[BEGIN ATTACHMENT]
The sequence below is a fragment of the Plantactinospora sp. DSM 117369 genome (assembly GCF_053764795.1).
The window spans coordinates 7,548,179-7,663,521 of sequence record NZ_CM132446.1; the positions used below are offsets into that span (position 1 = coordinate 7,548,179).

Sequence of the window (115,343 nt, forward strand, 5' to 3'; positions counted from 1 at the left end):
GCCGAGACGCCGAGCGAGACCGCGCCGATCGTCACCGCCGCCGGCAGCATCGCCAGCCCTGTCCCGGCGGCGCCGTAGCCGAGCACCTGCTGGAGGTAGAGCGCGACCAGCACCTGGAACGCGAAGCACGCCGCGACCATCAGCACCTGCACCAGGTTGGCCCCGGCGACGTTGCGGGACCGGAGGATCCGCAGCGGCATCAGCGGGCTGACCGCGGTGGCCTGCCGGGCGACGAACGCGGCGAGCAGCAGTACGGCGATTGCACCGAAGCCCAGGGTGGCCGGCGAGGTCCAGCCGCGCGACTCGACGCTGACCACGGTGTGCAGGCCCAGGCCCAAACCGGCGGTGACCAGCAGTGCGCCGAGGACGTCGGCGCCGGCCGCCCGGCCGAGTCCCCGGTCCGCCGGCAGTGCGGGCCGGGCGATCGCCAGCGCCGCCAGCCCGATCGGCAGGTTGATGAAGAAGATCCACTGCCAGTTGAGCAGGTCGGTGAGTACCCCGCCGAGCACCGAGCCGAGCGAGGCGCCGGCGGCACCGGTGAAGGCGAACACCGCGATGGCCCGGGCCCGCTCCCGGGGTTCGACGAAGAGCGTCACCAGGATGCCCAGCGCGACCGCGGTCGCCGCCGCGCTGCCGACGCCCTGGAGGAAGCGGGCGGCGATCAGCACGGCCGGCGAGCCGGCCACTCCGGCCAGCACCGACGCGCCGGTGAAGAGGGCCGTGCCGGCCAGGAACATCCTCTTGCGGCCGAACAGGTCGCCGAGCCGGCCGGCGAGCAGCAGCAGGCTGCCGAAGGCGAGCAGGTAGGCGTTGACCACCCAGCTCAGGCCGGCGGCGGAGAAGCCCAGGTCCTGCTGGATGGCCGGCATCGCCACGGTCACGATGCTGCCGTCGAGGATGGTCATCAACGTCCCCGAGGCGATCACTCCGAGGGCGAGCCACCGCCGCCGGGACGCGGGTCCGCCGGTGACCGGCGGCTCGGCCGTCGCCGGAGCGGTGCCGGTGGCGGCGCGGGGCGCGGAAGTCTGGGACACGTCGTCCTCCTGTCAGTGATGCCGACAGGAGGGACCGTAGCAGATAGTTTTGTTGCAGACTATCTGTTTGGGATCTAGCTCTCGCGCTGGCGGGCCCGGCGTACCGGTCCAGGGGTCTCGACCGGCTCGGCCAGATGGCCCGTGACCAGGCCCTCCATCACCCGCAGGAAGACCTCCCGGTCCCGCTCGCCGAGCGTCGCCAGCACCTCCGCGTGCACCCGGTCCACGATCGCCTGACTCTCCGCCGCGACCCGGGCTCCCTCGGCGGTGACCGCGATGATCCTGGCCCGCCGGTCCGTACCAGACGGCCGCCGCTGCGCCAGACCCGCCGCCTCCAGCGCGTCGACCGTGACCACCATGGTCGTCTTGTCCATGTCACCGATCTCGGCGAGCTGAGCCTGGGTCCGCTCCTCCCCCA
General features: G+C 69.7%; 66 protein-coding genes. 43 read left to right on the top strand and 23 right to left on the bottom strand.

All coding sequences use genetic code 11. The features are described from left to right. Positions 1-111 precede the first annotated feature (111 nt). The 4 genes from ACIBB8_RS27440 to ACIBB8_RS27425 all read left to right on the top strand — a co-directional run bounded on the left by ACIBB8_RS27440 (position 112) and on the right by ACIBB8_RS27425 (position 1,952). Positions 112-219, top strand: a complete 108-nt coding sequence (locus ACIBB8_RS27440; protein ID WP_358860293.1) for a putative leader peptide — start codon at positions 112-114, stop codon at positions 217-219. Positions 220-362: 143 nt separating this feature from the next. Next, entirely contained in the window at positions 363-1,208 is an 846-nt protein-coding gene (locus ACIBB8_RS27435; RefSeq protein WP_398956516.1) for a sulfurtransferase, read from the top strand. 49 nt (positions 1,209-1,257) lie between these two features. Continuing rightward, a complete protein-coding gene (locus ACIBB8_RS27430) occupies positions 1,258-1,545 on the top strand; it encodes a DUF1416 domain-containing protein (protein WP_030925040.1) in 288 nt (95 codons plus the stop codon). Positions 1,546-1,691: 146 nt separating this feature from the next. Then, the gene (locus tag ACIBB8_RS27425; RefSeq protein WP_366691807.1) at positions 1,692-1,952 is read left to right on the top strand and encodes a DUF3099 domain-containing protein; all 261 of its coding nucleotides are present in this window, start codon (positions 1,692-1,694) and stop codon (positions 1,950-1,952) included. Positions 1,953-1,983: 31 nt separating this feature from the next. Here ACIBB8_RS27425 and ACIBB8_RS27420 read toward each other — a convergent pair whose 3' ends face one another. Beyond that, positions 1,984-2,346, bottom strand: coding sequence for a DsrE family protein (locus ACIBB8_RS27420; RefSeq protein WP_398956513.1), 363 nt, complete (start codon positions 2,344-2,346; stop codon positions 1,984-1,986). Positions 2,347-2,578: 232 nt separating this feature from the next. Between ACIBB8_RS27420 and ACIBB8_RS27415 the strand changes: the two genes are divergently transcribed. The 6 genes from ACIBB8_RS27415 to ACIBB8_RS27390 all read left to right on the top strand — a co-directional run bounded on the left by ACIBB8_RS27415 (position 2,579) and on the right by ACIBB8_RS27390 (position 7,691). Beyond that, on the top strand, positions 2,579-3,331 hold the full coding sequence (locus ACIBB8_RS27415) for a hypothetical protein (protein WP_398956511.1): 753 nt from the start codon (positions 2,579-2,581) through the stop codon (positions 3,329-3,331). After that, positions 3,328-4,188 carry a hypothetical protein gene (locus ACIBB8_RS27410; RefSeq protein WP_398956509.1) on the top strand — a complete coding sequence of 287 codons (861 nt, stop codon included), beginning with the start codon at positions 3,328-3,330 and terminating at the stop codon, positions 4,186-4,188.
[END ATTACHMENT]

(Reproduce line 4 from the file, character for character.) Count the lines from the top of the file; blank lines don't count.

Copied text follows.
GCCGAGACGCCGAGCGAGACCGCGCCGATCGTCACCGCCGCCGGCAGCATCGCCAGCCCTGTCCCGGCGGCGCCGTAGCCGAGCACCTGCTGGAGGTAGAGCGCGACCAGCACCTGGAACGCGAAGCACGCCGCGACCATCAGCACCTGCACCAGGTTGGCCCCGGCGACGTTGCGGGACCGGAGGATCCGCAGCGGCATCAGCGGGCTGACCGCGGTGGCCTGCCGGGCGACGAACGCGGCGAGCAGCAGTACGGCGATTGCACCGAAGCCCAGGGTGGCCGGCGAGGTCCAGCCGCGCGACTCGACGCTGACCACGGTGTGCAGGCCCAGGCCCAAACCGGCGGTGACCAGCAGTGCGCCGAGGACGTCGGCGCCGGCCGCCCGGCCGAGTCCCCGGTCCGCCGGCAGTGCGGGCCGGGCGATCGCCAGCGCCGCCAGCCCGATCGGCAGGTTGATGAAGAAGATCCACTGCCAGTTGAGCAGGTCGGTGAGTACCCCGCCGAGCACCGAGCCGAGCGAGGCGCCGGCGGCACCGGTGAAGGCGAACACCGCGATGGCCCGGGCCCGCTCCCGGGGTTCGACGAAGAGCGTCACCAGGATGCCCAGCGCGACCGCGGTCGCCGCCGCGCTGCCGACGCCCTGGAGGAAGCGGGCGGCGATCAGCACGGCCGGCGAGCCGGCCACTCCGGCCAGCACCGACGCGCCGGTGAAGAGGGCCGTGCCGGCCAGGAACATCCTCTTGCGGCCGAACAGGTCGCCGAGCCGGCCGGCGAGCAGCAGCAGGCTGCCGAAGGCGAGCAGGTAGGCGTTGACCACCCAGCTCAGGCCGGCGGCGGAGAAGCCCAGGTCCTGCTGGATGGCCGGCATCGCCACGGTCACGATGCTGCCGTCGAGGATGGTCATCAACGTCCCCGAGGCGATCACTCCGAGGGCGAGCCACCGCCGCCGGGACGCGGGTCCGCCGGTGACCGGCGGCTCGGCCGTCGCCGGAGCGGTGCCGGTGGCGGCGCGGGGCGCGGAAGTCTGGGACACGTCGTCCTCCTGTCAGTGATGCCGACAGGAGGGACCGTAGCAGATAGTTTTGTTGCAGACTATCTGTTTGGGATCTAGCTCTCGCGCTGGCGGGCCCGGCGTACCGGTCCAGGGGTCTCGACCGGCTCGGCCAGATGGCCCGTGACCAGGCCCTCCATCACCCGCAGGAAGACCTCCCGGTCCCGCTCGCCGAGCGTCGCCAGCACCTCCGCGTGCACCCGGTCCACGATCGCCTGACTCTCCGCCGCGACCCGGGCTCCCTCGGCGGTGACCGCGATGATCCTGGCCCGCCGGTCCGTACCAGACGGCCGCCGCTGCGCCAGACCCGCCGCCTCCAGCGCGTCGACCGTGACCACCATGGTCGTCTTGTCCATGTCACCGATCTCGGCGAGCTGAGCCTGGGTCCGCTCCTCCCCCA